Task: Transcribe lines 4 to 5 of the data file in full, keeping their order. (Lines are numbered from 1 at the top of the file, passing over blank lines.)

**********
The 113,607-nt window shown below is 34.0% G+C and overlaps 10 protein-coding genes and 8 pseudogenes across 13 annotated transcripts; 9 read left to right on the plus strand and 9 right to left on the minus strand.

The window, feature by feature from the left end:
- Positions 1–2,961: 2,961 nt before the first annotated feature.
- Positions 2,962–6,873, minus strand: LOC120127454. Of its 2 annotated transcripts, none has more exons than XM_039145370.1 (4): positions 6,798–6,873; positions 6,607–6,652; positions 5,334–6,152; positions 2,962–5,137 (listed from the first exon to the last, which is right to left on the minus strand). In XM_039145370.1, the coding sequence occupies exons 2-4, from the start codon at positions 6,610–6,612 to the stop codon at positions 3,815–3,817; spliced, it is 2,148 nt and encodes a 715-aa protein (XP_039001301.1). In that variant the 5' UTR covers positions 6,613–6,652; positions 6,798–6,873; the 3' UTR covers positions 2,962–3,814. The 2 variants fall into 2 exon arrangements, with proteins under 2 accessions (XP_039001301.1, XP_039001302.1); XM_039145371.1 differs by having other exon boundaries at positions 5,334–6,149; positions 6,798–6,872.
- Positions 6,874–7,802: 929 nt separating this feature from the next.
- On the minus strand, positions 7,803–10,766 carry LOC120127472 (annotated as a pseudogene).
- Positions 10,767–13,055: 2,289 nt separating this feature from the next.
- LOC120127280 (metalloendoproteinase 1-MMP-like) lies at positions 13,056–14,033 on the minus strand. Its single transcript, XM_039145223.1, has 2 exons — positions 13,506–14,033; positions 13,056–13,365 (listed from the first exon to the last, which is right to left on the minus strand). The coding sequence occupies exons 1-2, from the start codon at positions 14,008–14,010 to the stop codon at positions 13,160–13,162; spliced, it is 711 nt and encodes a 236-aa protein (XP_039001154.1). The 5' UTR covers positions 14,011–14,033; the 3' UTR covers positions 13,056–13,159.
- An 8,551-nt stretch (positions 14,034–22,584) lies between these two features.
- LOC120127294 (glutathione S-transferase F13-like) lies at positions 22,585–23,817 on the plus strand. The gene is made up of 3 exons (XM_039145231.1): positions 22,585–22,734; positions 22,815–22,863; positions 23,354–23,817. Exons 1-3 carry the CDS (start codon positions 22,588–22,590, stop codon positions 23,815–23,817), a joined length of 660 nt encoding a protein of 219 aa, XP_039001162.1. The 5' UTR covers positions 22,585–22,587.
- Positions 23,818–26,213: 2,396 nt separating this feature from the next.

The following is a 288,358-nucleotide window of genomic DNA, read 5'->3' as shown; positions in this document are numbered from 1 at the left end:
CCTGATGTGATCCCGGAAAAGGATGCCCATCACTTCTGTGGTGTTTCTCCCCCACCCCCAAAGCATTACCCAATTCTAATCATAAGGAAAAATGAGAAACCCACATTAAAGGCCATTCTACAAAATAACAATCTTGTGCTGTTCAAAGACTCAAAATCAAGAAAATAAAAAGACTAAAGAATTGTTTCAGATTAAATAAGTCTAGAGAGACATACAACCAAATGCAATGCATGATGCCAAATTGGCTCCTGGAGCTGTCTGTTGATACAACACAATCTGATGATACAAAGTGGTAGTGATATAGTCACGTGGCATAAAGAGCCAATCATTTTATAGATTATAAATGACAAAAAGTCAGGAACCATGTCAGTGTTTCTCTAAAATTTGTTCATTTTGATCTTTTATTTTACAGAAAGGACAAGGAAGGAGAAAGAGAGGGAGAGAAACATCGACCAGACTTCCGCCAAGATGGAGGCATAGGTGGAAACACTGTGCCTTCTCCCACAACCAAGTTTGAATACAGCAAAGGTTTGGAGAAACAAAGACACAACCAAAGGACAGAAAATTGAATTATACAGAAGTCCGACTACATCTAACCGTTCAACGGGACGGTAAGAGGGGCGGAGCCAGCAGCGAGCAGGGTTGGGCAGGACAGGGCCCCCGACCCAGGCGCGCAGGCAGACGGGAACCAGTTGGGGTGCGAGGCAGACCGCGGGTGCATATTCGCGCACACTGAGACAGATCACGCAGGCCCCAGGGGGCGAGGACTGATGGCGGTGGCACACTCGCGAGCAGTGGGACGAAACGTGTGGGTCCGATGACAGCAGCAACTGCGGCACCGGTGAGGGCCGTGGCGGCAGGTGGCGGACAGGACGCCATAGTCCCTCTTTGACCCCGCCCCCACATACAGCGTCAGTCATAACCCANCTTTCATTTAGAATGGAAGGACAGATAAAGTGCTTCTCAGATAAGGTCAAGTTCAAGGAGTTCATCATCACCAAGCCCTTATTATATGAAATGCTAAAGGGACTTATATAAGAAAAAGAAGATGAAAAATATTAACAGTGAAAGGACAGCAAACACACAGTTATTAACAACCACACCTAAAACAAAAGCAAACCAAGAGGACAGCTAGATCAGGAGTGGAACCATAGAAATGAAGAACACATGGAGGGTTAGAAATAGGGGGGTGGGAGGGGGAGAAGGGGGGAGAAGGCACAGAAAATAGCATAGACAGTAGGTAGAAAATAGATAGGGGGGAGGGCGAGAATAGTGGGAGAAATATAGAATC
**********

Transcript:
- Positions 2,962–6,873, minus strand: LOC120127454. Of its 2 annotated transcripts, none has more exons than XM_039145370.1 (4): positions 6,798–6,873; positions 6,607–6,652; positions 5,334–6,152; positions 2,962–5,137 (listed from the first exon to the last, which is right to left on the minus strand). In XM_039145370.1, the coding sequence occupies exons 2-4, from the start codon at positions 6,610–6,612 to the stop codon at positions 3,815–3,817; spliced, it is 2,148 nt and encodes a 715-aa protein (XP_039001301.1). In that variant the 5' UTR covers positions 6,613–6,652; positions 6,798–6,873; the 3' UTR covers positions 2,962–3,814. The 2 variants fall into 2 exon arrangements, with proteins under 2 accessions (XP_039001301.1, XP_039001302.1); XM_039145371.1 differs by having other exon boundaries at positions 5,334–6,149; positions 6,798–6,872.
- Positions 6,874–7,802: 929 nt separating this feature from the next.